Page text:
Robin Lane Fox

was born in 1946, in what he sometimes thinks of as his third life. He was educated at Eton College and Magdalen College Oxford and after his BA in 1969 became a Fellow by Examination of Magdalen College in 1970. He then wrote his book on Alexander the Great which was published in 1973 and has since been published in many languages and remained in print in most of them after winning several literary prizes in the UK. It has sold up to a million copies worldwide by now. His aim is to update it in the nearish future.

He then taught classical languages and literature at Worcester College, Oxford from 1973 to 1977 as a Lecturer, then Fellow, while also learning Arabic and setting out on the road to retraining as an Islamic historian. This aim was sabotaged by election to a Fellowship and University Lecturership in Ancient History at New College, Oxford where he has served the undergraduates, his primary love in the University, since 1977, arguably becoming better at the duties of the job. In 1990 he was promoted to be Reader in Ancient History for the University as well. He had published Pagans and Christians (1986) which was kindly received by classicists because it did not relate to much which they were working on at the time or thereafter. He followed it with The Unauthorised Version on truth and fiction in the Bible (1992) which continues to have a vigorous life in public libraries and then with an edited and partly-authored book on Xenophon and The Ten Thousand (2004) which scholars read more enthusiastically than he did. In 2005 he published his A History of The Classical World (2005) which has become a best-seller in the USA, UK and other languages, especially Spanish and this year, German. It co-won the Runciman Prize for 2005 and has attracted major reviews in many countries, especially Germany and Spain where it was top of the non-fiction bestselling lists.

In 2008 he published Travelling Heroes, a study of Greek, especially Euboean, contact with the Near East and the West and the mythical tales which they acquired and projected onto the world around them. It took him very many years of travel and thought and to his surprise was then filmed as a one-man documentary for the BBC, to appear, no doubt to the public’s bafflement, this autumn, 2010. The book has been translated and paperbacked widely since 2009. In his view it is in places his least awful book since bits of Alexander.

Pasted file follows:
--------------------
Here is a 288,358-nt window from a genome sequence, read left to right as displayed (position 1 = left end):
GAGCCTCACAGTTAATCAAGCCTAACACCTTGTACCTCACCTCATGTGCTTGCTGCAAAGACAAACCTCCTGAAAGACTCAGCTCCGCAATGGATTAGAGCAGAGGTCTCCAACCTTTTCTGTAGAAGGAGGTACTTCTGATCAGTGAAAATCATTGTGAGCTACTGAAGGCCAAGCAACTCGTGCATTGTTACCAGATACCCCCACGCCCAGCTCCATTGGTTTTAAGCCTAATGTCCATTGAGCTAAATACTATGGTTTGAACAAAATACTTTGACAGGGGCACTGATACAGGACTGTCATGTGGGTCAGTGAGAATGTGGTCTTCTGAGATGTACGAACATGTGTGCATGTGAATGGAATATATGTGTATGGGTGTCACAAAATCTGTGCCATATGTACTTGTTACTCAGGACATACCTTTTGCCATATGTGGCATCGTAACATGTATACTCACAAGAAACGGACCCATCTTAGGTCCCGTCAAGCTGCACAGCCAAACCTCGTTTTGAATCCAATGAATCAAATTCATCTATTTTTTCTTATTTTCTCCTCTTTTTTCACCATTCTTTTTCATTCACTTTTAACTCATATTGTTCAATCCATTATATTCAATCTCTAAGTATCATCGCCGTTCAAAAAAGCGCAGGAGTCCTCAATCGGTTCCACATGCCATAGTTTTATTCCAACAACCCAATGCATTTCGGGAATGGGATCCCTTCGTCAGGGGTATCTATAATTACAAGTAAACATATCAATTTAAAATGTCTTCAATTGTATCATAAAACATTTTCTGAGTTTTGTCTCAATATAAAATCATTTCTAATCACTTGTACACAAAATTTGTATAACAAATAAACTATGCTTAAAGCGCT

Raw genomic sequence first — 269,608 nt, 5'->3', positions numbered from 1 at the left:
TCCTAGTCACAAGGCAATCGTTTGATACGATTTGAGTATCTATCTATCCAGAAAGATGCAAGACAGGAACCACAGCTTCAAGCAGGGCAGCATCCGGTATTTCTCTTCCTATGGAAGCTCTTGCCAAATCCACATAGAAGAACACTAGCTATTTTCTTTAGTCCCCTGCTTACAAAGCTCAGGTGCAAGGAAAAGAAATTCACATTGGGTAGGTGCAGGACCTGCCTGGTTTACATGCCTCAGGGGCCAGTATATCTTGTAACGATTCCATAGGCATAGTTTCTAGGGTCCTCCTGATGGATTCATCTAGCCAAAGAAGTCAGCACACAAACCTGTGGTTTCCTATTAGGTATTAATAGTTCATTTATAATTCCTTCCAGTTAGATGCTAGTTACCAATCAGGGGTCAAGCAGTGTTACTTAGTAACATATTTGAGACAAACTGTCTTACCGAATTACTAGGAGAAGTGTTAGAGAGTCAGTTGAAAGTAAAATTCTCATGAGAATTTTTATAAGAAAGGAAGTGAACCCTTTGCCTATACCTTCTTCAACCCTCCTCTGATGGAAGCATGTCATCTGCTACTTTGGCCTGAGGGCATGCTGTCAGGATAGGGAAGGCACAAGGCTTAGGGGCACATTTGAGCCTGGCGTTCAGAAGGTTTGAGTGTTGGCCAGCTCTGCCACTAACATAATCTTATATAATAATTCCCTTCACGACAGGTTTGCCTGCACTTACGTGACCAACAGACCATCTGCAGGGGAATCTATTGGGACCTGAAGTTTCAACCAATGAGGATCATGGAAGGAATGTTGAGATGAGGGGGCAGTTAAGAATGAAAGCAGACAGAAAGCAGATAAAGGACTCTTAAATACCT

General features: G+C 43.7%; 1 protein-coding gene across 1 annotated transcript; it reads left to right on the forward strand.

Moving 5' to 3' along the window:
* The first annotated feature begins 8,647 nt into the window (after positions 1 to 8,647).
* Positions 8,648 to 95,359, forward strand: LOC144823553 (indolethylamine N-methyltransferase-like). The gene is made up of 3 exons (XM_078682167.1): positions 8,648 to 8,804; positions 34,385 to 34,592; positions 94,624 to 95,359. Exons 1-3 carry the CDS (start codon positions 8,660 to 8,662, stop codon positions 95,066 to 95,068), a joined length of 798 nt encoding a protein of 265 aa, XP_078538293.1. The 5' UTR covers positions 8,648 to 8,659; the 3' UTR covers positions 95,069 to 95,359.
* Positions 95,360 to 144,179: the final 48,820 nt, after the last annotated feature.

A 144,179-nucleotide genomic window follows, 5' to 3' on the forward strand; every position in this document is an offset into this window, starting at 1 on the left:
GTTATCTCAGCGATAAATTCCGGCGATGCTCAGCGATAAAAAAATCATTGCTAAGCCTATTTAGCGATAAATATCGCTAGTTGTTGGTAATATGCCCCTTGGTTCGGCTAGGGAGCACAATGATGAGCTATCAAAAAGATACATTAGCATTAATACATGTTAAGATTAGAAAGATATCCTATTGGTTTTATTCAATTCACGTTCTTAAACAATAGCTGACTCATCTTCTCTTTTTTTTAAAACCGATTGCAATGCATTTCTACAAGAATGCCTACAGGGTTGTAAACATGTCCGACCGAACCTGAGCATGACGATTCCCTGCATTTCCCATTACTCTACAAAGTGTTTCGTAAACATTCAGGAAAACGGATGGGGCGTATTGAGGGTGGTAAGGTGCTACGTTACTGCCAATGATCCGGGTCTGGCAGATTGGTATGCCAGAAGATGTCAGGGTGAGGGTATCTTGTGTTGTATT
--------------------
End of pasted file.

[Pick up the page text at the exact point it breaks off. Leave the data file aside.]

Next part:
His previous lives were first, as a Euboean settler in the Chalkidki in the mid-eighth century BC where he acquired the knowledge deployed for the first time in Travelling Heroes, and then as a rejuvenated Chalcidic-Macedonian cavalry commander in the army of Alexander, a role which therefore came naturally to him to demand as his return for being Historical Consultant to Oliver Stone’s epic film Alexander (2004). Cavalry service and starry times in the wilds of Morocco, Thailand and Hollywood brought him back to life from his temporary entombment in the green orchards near Mieza in Macedon’s heartland. It is not yet clear when, or if, he will die again.

His classical interests are the classical world, especially archaic Greece and fifth to fourth Athens and the 50-40 BC turning point. He is always writing away but remains wary of committing himself by saying what he is writing about next, a question which most interests those who do not intend to read what he has written already. He has tried to cover the sources from Homer to Muhammad, inclusive, in his teaching life. He is Garden Master of New College, Oxford and since 1970 the weekly gardening columnist for the Financial Times. He is about to publish Thoughtful Gardening (2010) here and in the USA and A History of Macedon, 650BC-100AD with 16 fellow contributors, many from Greece, for Brill of Leiden in 2011.

He has been a Criticos judge since the Prize’s beginning in 1996 and will chair its first year as the London Hellenic Prize.